The opinion of the court was delivered by: Hon. Norman A. Mordue, Chief Judge
MEMORANDUM-DECISION AND ORDER
On July 27, 2006, after a six-day trial, the jury returned verdicts of no cause for action in both of these two consolidated cases. On July 28, 2006, the clerk entered judgment on the verdict in 02-CV-846, Dale R. Brodeur, Sr., Dale R. Brodeur, Jr., and Cindy Brodeur v. William Brodeur.
No jury demand had been filed in 02-CV-823, Dale Brodeur, Sr. v. McNamee, William Brodeur, and Northeast Fabricators, LLC, and thus the Court treated the jury verdict as advisory. After discharging the jury, the Court ruled from the bench that, based on the evidence at trial, it concurred in the advisory verdict in 02-CV-823, and that a written decision would follow. The Court now issues its findings of fact and conclusion of law.
The Court assumes that the reader is familiar with the general background of the case. In action 02-CV-823, a breach of contract action based on a typewritten document dated July 24, 1997, the Court charged the jury as follows:
Plaintiff Dale R. Brodeur, Sr., claims that the July 24, 1997 document constitutes a binding contract. He claims that he, Dale Brodeur, Jr. and Cindy Brodeur accepted defendants' offer to enter into the July 24, 1997 agreement, by signing and returning it in late August 1997. He further claims that defendants Sean McNamee, William Brodeur, and Northeast Fabricators, L.L.C. breached the July 24, 1997 agreement when McNamee interposed a counterclaim against Dale Brodeur, Sr. in April 2001, in McNamee's amended answer in an action brought by Dale Brodeur, Sr. in Delaware County Supreme Court in June 2000. In the present action, Dale Brodeur, Sr. claims that all three defendants were obligated under the July 24, 1997 agreement to hold him harmless, and that they failed to do so in the Delaware County action.
Sean McNamee, William Brodeur, and Northeast Fabricators claim that the July 24, 1997 document never became a binding contract. They argue that the document reflected their offer to enter into a contract, and that Dale Brodeur, Sr. either explicitly rejected it, or did not accept it within a reasonable time. These defendants assert that they signed the July 24, 1997 document, and sent it to Dale Brodeur, Sr. or his representative on July 28, 1997. They claim that Dale Brodeur, Sr. explicitly rejected the offer by letter from attorney Frederick Griffen dated July 29, 1997. They further claim that they had no indication that defendants accepted it until April 17, 1998, when their attorney received a letter from Dale Brodeur, Sr.'s attorney James Kauffman. They argue that under all of the circumstances, this did not constitute acceptance within a reasonable time.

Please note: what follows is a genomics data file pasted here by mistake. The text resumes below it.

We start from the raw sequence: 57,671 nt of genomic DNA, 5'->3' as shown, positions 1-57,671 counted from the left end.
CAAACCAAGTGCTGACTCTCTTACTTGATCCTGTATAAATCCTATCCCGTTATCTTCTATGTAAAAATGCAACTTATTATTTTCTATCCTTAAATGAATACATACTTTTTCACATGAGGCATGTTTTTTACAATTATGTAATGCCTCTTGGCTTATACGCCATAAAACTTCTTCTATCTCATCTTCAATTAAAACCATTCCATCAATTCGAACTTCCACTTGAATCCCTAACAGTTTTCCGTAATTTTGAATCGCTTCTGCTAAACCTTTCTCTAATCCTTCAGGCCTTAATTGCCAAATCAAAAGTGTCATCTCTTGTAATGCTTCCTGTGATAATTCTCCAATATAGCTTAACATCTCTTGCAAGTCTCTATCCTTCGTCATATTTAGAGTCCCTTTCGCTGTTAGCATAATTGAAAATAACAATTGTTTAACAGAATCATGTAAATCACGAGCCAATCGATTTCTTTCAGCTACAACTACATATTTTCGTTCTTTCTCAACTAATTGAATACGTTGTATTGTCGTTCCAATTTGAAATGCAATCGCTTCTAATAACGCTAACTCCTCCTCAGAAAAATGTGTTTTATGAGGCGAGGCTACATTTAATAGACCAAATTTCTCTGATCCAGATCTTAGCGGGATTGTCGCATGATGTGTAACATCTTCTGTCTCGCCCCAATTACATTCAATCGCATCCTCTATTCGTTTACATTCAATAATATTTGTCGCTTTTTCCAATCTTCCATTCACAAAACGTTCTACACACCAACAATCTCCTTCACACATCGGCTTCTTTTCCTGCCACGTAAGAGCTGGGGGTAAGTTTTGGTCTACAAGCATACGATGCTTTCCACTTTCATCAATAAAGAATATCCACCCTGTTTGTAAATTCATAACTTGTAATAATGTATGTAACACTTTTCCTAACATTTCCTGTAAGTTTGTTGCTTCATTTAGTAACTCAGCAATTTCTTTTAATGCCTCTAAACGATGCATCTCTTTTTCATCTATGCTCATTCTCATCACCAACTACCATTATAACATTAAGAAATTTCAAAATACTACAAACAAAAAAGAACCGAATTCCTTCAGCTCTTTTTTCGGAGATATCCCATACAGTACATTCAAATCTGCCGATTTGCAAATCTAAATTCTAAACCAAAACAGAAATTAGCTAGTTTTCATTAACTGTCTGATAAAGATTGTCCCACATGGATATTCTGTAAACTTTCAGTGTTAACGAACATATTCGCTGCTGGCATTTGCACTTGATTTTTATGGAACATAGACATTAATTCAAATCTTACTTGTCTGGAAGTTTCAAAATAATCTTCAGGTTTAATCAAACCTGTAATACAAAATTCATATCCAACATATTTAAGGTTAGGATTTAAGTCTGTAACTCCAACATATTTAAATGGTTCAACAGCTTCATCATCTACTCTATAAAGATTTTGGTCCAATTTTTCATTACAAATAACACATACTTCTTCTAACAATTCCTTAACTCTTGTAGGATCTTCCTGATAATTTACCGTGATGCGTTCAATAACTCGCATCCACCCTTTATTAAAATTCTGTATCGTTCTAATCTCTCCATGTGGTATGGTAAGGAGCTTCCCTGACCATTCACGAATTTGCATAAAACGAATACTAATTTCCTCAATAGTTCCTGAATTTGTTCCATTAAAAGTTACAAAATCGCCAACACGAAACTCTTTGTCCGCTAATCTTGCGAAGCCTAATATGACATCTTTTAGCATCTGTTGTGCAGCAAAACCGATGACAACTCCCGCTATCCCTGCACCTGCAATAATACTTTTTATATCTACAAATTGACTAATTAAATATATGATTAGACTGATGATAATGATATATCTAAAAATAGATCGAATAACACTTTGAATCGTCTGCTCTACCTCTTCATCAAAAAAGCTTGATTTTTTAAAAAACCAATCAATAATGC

Also, they argue that even if a binding contract did come into existence, Dale Brodeur, Sr. breached it by suing them in Delaware County Supreme Court in June 2000, thus failing to hold them harmless as he was obligated to do under the July 24, 1997 document. They argue that this breach by Dale Brodeur, Sr. freed them from any obligations to him under the contract, including any obligation to hold him harmless thereafter. *** You must first consider whether plaintiff Dale Brodeur, Sr. has proven by a preponderance of the evidence that a binding contract was formed, that is, whether plaintiff has proven that he assented to the contract within a reasonable time. In this respect, you may consider his intent as indicated by his words and acts. If you find that a binding contract was created, you must then consider whether plaintiff has proven by a preponderance of the evidence that he performed his obligations under the contract up until the time of defendants' alleged breach. Finally, if you find that plaintiff has proven that he performed, you must then determine whether one or more of the defendants breached the contract by failing to perform their part of the bargain. If you find that plaintiff has proven all of these three elements -- that there was a binding contract, that plaintiff performed, and that one or more of the defendants failed to perform -- then you will return a verdict in favor of plaintiff against the breaching defendant or defendants on the July 24, 1997 document. If plaintiff has not carried his burden of proving any one or more of these elements with respect to each defendant, then you will return a verdict in favor of that defendant on the July 24, 1997 documents.
The verdict sheet set forth the following three questions with respect to action 02-CV-823:
A. Has plaintiff proven by a preponderance of the evidence that a binding contract was formed?
B. Has plaintiff proven by a preponderance of the evidence that he performed his obligations under the contract up until the time of defendants' alleged breach?
C. Has plaintiff proven by a preponderance of the evidence that defendants breached the contract by failing to ...